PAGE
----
Blacks, bigots, gays and gals!

When I first met Lyle Foster in 2008, I knew right away I would like the guy. A small business owner, very intelligent, and funny in his approach – three pros right off the bat. Plus, when we met we were sitting along side each other as candidates for a city council election. We weren’t running for the same seat, so that made it all the easier to like him.

Since that time, I have grown more and more respect for the man. He was one of the few who wrote me when I was incarcerated; he has believed in me when others didn’t; he has brought a lot of development on the north side of Springfield with little government help. Above all that, he is a good man.

One of the things he regularly does these days (aside from running two businesses, tending to tenants of his rental lofts, and being involved in several community organizations) is contribute to the News-Leader on a regular basis (I don’t think the guy sleeps… no, really).

His articles are ones I read with dedication, and rarely miss. Not because I always agree with him; I do not. Regardless of my position or his, he makes me think. A few times we have gone back and forth with our thoughts. In short, I enjoy the guy.

The reason I bring him up is this: he recently wrote an article in the News-Leader, Talking about race issues should not be taboo. In it, he asserts an overall belief that because race is a taboo issue to discuss, our best, brightest, and most educated young adults are making choices in life that are – well, in my words – ignorant. Whether its a college frat chanting racist songs about lynchings, or the “splash” made by Starbucks wanting to discuss the race issue over the counter, we seem to think the topic of race is either a joke or one that should be discussed in passing.

Why is this? Well, this is where I agree with Lyle Foster 100%: the issue of race is taboo – one we are almost afraid to talk about – and in not talking about it we leave our nation in a world of ignorance, especially the younger generations. We don’t talk about race, history, and things we as a nation have overcome. We don’t talk about things we could be doing to improve society. We don’t act like a civilized, enlightened and capable nation.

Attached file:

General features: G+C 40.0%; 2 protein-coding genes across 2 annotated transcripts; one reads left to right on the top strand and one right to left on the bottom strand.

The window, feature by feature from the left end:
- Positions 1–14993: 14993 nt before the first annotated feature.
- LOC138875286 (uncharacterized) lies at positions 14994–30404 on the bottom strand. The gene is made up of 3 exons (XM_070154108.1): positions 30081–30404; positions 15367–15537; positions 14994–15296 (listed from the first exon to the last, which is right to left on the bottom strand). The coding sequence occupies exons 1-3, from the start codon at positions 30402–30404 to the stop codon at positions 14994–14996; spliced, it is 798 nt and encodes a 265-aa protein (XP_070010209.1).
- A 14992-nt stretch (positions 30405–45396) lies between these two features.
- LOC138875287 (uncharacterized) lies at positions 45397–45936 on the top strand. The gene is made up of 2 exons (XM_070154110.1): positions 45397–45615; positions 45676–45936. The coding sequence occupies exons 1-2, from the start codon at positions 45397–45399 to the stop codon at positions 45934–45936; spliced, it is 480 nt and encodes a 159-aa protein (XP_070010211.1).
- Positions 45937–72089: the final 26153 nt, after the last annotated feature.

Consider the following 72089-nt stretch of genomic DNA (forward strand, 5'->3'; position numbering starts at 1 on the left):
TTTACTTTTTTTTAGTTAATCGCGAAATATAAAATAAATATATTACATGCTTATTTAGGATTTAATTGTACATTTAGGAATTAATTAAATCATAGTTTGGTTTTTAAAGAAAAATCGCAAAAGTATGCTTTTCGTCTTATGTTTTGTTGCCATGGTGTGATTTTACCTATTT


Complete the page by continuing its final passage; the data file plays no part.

Now, here is where Lyle and I may disagree – and that’s the “why”.

Why is it we don’t talk about it? The same reason we can’t talk about gender or sexuality: yes, it’s taboo. Why is it taboo? Because it has become nothing more than a political issue, and the issue is completely monopolized by a group of people who, if you have any sort of difference of opinion, you are racist, sexist, or a bigot.

If you disagreed with Obama, it wasn’t because he is so far out in left field that Cubans find him more palatable than they do their own Socialist leaders. It can’t be because his policies on economics, foreign relations, and social issues are not in keeping with what your positions are. Nope – it’s solely because you are racist. That’s all.

Same thing goes with Ferguson: forget the forensics, forget the investigation, forget the truth – if you aren’t on the black guy’s side, you’re racist.

But this is not only limited to race. There are other taboo topics.

For instance, did you know that if you use terms like “polarizing, calculating, disingenuous, insincere, ambitious, inevitable, entitled, over confident, out of touch, secretive, will do anything to win”, you are sexist… well, if it’s in reference to Hillary Clinton. You read that right, all the terms used daily in today’s political arena are now code words for “I’m sexist” when used in unison with Hillary. There is a group dedicated to telling you just that, and spending their time finding these references against the Democrat Presidential Candidate.

Let’s do one more category (yes, category – because we can’t be individuals, we have to be in groups). The LGBT community – well, not the community as a whole. The activists. The LGBT activists will tell you they want to promote tolerance, yet the blogs and social media posts by the same crowd are filled with terms like evil, ignorant, intolerant, backwoods, bigot, anti-Christ. That’s just the few I found in one article’s comments section, looking only at the first nine comments out of the 247 made. I personally know a MSU college professor – a doctor in Sociology – who uses very similar terms on his Facebook page.

That, in lowly Springfield, MO.

So, where Lyle and I agree is that when the issue of pretty much anything that creates groups or sub-categories of Americans comes up(race, gender, sexual orientation), we can’t talk about it. It is taboo.

I don’t know why he personally thinks that is, but it is pretty clear that the same group that has a monopoly on those groups as a voting bloc will destroy you socially if you disagree.

Talk bad about female democrats, you are sexist.

Disagree with Gay Right’s Activists, you will be threatened.

Disagree with forensic evidence and side with a white police officer, your town will burn.

From a conservative who sorely wishes to discuss race, gender, and sexuality in a rational manner, I am here to tell you it seems impossible. It seems that if I personally want to talk about these topics, my opinion (regardless of how grounded, educated, and well thought out) will lead me to be called a racist and misogynistic homophobe.